In the effort to reopen shuttered Sarah T. Reed High School in two years, Recovery School District officials met behind closed doors Monday with leaders from two charter-management organizations, Einstein Charter School and Collegiate Academies.
RSD officials told The Lens the meetings were not public. Even though representatives from six different organizations and the two schools were there, no quorum of a public body was present. The state Open Meetings Law doesn’t require meetings of administrators to be public.
The two charter networks have expressed interest in operating the high school when it reopens for 2016-17 school year.
The RSD closed Reed last year along with the last of its direct-run schools, on its way to becoming the first all-charter district in the country. This year, the building is temporarily occupied by KIPP Renaissance High School as its permanent site undergoes renovations.
But the eastern New Orleans community wants the facility to be more than just a swing space for other schools. In fact, some community representatives not directly associated with education were at the meeting to make that position known, RSD Deputy Superintendent Dana Peterson said.
RSD Deputy Chief of Staff Laura Hawkins said representatives from the Vietnamese American Young Leaders Association, the Orleans Parish Education Network, Stand for Children, the Orleans Parish School Board, Village de L’est Neighborhood Association, Reed Renaissance, Collegiate Academies staff and students Einstein Charter School staff and parents.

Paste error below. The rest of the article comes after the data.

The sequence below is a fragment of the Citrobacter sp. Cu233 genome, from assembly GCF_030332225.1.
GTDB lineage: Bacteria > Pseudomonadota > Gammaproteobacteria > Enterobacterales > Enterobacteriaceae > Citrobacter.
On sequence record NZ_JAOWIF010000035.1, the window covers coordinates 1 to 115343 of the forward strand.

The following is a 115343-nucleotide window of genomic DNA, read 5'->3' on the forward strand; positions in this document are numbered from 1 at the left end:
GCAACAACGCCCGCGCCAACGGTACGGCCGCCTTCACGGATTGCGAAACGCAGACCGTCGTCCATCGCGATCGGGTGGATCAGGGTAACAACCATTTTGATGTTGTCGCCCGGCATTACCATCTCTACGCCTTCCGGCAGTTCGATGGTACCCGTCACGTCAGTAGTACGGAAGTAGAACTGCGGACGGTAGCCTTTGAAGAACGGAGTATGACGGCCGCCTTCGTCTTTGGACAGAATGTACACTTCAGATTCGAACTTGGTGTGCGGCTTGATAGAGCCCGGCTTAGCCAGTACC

The RSD requires that Reed serve grades 9 through 12 when it’s fully open, although a charter operator could start with fewer grades and add more each year. The school must be open to all students in the city, and it must provide transportation and participate in the city’s unified application process, OneApp.
The RSD’s timeline for the process included this description for the meeting that happened this week:
“Full Presentations: Potential operators will be invited to present their plans for the Reed facility to community and RSD representatives.”
Four groups initially submitted letters of interest in reopening the eastern New Orleans high school, but Friends of King and New Orleans College Prep dropped out according to the RSD.
College Prep CEO Ben Kleban said via email that his network is only approved for new K-8 charters and therefore could not meet the grades 9-12 requirement.
RSD officials expect to announce the decision in February.